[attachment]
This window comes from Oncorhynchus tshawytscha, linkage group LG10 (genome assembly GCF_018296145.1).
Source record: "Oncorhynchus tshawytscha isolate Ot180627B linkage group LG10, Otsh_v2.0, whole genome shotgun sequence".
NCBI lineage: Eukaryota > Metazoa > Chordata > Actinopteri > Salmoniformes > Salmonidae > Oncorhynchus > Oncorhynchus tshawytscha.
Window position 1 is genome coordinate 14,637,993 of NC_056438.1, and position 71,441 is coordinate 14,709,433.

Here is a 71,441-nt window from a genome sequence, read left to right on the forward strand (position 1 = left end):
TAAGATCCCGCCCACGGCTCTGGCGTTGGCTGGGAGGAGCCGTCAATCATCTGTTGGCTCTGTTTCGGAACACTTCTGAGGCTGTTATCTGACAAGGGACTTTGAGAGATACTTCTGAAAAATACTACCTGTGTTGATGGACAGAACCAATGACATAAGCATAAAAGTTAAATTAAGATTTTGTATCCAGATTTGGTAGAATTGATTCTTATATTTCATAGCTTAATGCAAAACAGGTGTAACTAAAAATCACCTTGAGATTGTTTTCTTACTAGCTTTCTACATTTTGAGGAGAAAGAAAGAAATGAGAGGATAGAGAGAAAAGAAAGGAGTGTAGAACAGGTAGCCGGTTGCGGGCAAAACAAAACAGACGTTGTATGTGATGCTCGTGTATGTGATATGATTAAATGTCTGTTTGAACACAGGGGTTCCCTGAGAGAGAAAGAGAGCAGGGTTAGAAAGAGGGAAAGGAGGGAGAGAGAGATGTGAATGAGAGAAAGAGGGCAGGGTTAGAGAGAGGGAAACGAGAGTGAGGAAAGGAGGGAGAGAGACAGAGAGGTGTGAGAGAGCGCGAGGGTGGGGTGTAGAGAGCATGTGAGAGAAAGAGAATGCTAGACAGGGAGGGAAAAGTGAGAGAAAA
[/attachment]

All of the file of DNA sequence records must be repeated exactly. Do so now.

This window comes from Oncorhynchus tshawytscha, linkage group LG10 (genome assembly GCF_018296145.1).
Source record: "Oncorhynchus tshawytscha isolate Ot180627B linkage group LG10, Otsh_v2.0, whole genome shotgun sequence".
NCBI lineage: Eukaryota > Metazoa > Chordata > Actinopteri > Salmoniformes > Salmonidae > Oncorhynchus > Oncorhynchus tshawytscha.
Window position 1 is genome coordinate 14,637,993 of NC_056438.1, and position 71,441 is coordinate 14,709,433.

Here is a 71,441-nt window from a genome sequence, read left to right on the forward strand (position 1 = left end):
TAAGATCCCGCCCACGGCTCTGGCGTTGGCTGGGAGGAGCCGTCAATCATCTGTTGGCTCTGTTTCGGAACACTTCTGAGGCTGTTATCTGACAAGGGACTTTGAGAGATACTTCTGAAAAATACTACCTGTGTTGATGGACAGAACCAATGACATAAGCATAAAAGTTAAATTAAGATTTTGTATCCAGATTTGGTAGAATTGATTCTTATATTTCATAGCTTAATGCAAAACAGGTGTAACTAAAAATCACCTTGAGATTGTTTTCTTACTAGCTTTCTACATTTTGAGGAGAAAGAAAGAAATGAGAGGATAGAGAGAAAAGAAAGGAGTGTAGAACAGGTAGCCGGTTGCGGGCAAAACAAAACAGACGTTGTATGTGATGCTCGTGTATGTGATATGATTAAATGTCTGTTTGAACACAGGGGTTCCCTGAGAGAGAAAGAGAGCAGGGTTAGAAAGAGGGAAAGGAGGGAGAGAGAGATGTGAATGAGAGAAAGAGGGCAGGGTTAGAGAGAGGGAAACGAGAGTGAGGAAAGGAGGGAGAGAGACAGAGAGGTGTGAGAGAGCGCGAGGGTGGGGTGTAGAGAGCATGTGAGAGAAAGAGAATGCTAGACAGGGAGGGAAAAGTGAGAGAAAA